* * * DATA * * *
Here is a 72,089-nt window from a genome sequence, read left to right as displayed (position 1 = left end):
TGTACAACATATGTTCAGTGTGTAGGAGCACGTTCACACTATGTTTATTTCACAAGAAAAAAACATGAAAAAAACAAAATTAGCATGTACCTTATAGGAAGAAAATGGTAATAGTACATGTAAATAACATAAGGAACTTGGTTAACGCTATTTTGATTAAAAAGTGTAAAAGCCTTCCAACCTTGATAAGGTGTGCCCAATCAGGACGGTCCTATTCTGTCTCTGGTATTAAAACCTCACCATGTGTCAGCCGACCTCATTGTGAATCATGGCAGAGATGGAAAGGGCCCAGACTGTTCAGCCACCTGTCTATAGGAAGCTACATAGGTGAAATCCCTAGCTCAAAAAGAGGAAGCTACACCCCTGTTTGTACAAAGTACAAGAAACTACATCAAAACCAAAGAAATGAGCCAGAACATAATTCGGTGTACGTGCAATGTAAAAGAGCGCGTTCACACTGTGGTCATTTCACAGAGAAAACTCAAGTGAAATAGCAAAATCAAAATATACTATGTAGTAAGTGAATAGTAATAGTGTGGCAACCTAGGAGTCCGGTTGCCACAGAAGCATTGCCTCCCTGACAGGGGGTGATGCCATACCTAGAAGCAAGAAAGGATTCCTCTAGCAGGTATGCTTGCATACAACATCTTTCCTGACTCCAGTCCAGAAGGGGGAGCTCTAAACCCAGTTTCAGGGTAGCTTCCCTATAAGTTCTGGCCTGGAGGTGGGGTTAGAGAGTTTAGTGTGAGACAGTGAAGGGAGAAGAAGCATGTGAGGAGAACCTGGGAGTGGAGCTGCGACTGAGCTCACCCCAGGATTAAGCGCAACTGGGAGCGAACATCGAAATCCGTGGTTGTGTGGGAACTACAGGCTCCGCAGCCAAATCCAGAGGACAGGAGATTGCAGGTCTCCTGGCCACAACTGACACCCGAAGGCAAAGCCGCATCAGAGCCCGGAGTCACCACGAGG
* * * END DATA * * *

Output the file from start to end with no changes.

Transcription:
Here is a 72,089-nt window from a genome sequence, read left to right as displayed (position 1 = left end):
TGTACAACATATGTTCAGTGTGTAGGAGCACGTTCACACTATGTTTATTTCACAAGAAAAAAACATGAAAAAAACAAAATTAGCATGTACCTTATAGGAAGAAAATGGTAATAGTACATGTAAATAACATAAGGAACTTGGTTAACGCTATTTTGATTAAAAAGTGTAAAAGCCTTCCAACCTTGATAAGGTGTGCCCAATCAGGACGGTCCTATTCTGTCTCTGGTATTAAAACCTCACCATGTGTCAGCCGACCTCATTGTGAATCATGGCAGAGATGGAAAGGGCCCAGACTGTTCAGCCACCTGTCTATAGGAAGCTACATAGGTGAAATCCCTAGCTCAAAAAGAGGAAGCTACACCCCTGTTTGTACAAAGTACAAGAAACTACATCAAAACCAAAGAAATGAGCCAGAACATAATTCGGTGTACGTGCAATGTAAAAGAGCGCGTTCACACTGTGGTCATTTCACAGAGAAAACTCAAGTGAAATAGCAAAATCAAAATATACTATGTAGTAAGTGAATAGTAATAGTGTGGCAACCTAGGAGTCCGGTTGCCACAGAAGCATTGCCTCCCTGACAGGGGGTGATGCCATACCTAGAAGCAAGAAAGGATTCCTCTAGCAGGTATGCTTGCATACAACATCTTTCCTGACTCCAGTCCAGAAGGGGGAGCTCTAAACCCAGTTTCAGGGTAGCTTCCCTATAAGTTCTGGCCTGGAGGTGGGGTTAGAGAGTTTAGTGTGAGACAGTGAAGGGAGAAGAAGCATGTGAGGAGAACCTGGGAGTGGAGCTGCGACTGAGCTCACCCCAGGATTAAGCGCAACTGGGAGCGAACATCGAAATCCGTGGTTGTGTGGGAACTACAGGCTCCGCAGCCAAATCCAGAGGACAGGAGATTGCAGGTCTCCTGGCCACAACTGACACCCGAAGGCAAAGCCGCATCAGAGCCCGGAGTCACCACGAGG